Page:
Hi everyone! If you have been following along with me on instagram, you probably have seen some before and afters of our kitchen renovation. I wanted to take a more in depth look at our renovation here on the blog so that you can see a little more about what we did and how we did it. In case you missed it, here is a quick snapshot of the before. I will do a full reveal blog post in the upcoming weeks, but just so you can get a glimpse of what we started with.
We got a few quotes on our kitchen that were just way out of our budget, so we decided to save some money and reface our cabinets. That just means we kept the overall footprint of the kitchen and used all of the cabinet bases, and then just ordered new doors to give it a little face lift. (We ordered our doors through Cabinet Door World). It may sound like a lot of work but it so worth it!
Step 1: Measure
The first major decision we had to make was what type of overlay we wanted. Full overlay is when the cabinet doors cover the entire face frame of the base cabinets. Partial overlay is when the doors cover most of the face frame of the base cabinets but leave space between the doors and drawers. You can refer to the picture below to get a better idea. In the end, we went with a hybrid style, combining a little bit of both. We used this video to help us measure.
Step 2: Prep
The first thing we had to do was sand the cabinets in order to remove any dirt and grime and strip it of any existing finish. Next we removed any remaining dust using a tack cloth which is basically a sticky rag that collects any debris that was left from sanding. Once that was completed, we cleaned them with TSP which is a heavy duty cleaning product.
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Step 3: Prime
Once the cabinets were clean and dry, we were able to start the priming process. This included two coats with a light sanding in between using 220 grit sandpaper. If you want a smoother finish, you can also use 320 grit at this point to reach a more glass-like, polished finish. The brand of primer we used was called Zinssers BIN Primer. When painting the base cabinets, we used 4 inch mohair rollers to give it an extra smooth finish. We decided to spray the cabinet doors with a HVLP sprayer, but you can definitely roll them if you aren’t able to use one. TIP: Do a finishing stroke to assure there is a smooth finish. You can do this by taking the roller without adding more paint and do a gentle stroke in one direction to leave a nice finish.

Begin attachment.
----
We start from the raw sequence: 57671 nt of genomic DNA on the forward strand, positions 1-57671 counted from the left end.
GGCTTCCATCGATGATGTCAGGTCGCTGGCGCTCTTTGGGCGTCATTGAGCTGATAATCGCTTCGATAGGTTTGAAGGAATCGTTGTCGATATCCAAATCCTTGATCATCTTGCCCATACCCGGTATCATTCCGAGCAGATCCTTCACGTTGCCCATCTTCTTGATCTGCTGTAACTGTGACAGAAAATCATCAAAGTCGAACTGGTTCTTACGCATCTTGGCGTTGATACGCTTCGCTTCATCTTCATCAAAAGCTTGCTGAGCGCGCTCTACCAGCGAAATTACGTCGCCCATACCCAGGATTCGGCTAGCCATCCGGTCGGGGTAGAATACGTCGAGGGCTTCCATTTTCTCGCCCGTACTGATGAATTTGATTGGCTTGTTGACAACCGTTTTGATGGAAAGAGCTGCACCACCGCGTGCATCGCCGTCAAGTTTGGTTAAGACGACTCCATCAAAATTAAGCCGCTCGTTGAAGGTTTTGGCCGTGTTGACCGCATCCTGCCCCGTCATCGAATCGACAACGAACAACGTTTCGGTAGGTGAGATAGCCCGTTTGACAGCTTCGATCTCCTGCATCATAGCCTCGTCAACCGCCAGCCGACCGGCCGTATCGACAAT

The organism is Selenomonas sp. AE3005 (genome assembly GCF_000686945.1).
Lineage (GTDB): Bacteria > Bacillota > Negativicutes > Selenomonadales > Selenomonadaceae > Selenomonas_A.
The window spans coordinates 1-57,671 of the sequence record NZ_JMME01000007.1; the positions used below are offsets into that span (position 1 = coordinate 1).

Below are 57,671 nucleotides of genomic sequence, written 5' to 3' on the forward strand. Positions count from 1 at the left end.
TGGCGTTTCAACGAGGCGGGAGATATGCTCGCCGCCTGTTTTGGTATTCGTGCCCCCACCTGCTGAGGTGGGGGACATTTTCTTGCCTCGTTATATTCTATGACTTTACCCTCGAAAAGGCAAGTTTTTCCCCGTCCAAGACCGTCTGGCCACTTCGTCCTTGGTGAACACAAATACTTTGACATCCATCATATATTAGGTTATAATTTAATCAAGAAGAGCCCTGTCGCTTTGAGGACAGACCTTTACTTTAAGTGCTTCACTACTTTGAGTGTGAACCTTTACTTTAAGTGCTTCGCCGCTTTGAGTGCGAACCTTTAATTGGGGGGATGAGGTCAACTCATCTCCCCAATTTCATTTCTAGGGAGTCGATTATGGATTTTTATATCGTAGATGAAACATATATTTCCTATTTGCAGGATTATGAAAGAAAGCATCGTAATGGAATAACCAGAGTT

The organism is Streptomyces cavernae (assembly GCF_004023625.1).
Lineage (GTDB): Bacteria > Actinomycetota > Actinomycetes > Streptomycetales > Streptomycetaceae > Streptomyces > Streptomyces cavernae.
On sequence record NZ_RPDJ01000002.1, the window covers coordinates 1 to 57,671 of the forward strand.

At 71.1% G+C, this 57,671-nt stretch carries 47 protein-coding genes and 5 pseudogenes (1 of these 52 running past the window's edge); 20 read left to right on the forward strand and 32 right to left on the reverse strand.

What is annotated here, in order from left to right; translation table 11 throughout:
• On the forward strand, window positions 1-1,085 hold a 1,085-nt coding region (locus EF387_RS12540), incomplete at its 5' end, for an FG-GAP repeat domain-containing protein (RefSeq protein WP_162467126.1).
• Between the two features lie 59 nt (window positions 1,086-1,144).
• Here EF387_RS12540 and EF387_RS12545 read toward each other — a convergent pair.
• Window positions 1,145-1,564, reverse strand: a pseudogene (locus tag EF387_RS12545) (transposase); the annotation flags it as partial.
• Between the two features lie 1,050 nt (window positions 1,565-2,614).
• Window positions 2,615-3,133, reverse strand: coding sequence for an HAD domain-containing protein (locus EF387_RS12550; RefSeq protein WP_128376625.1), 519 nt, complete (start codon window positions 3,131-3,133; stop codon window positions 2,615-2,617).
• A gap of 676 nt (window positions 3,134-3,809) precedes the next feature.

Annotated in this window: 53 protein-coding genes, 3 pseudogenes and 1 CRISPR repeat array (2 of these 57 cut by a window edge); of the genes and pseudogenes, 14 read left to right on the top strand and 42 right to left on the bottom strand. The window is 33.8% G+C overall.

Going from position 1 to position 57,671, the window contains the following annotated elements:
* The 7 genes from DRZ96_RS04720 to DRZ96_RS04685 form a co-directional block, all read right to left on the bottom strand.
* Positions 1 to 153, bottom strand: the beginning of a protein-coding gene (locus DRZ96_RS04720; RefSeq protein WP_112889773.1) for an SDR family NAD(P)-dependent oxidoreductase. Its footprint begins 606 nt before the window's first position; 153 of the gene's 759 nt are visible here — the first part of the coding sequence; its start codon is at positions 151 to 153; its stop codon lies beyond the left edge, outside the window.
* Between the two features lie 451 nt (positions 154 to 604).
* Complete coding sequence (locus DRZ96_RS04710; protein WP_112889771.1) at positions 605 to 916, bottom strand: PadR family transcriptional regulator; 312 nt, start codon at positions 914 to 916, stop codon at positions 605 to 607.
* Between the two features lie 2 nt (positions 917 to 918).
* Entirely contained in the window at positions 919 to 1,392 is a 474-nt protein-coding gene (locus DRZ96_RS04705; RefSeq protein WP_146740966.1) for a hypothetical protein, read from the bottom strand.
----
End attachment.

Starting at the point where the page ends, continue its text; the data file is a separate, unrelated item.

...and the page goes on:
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Step 4: Paint
After we were satisfied with two coats of primer, we painted with the color of our choice which was Sherwin Williams Alabaster using their Emerald Urethane line. It’s expensive paint but I highly recommend since it will allow your cabinets to endure the wear and tear of everyday life. As a cheaper alternative, you can also use the Pro Classics line, which is still highly durable and easy to clean. We picked SW Alabaster because it is not a stark, cool white, but more of a cozy, warm white with a hint of yellow without being too stuffy. We followed the same rules as above when painting and made sure to sand in between coats.
Once all that is done, you are ready to put the doors back on and enjoy your new kitchen! I hope this gave you a better idea of how we refaced our cabinets. If you are on a budget and looking for ways to save, this is a great way to do so! If you have any questions or comments, feel free to leave a comment below.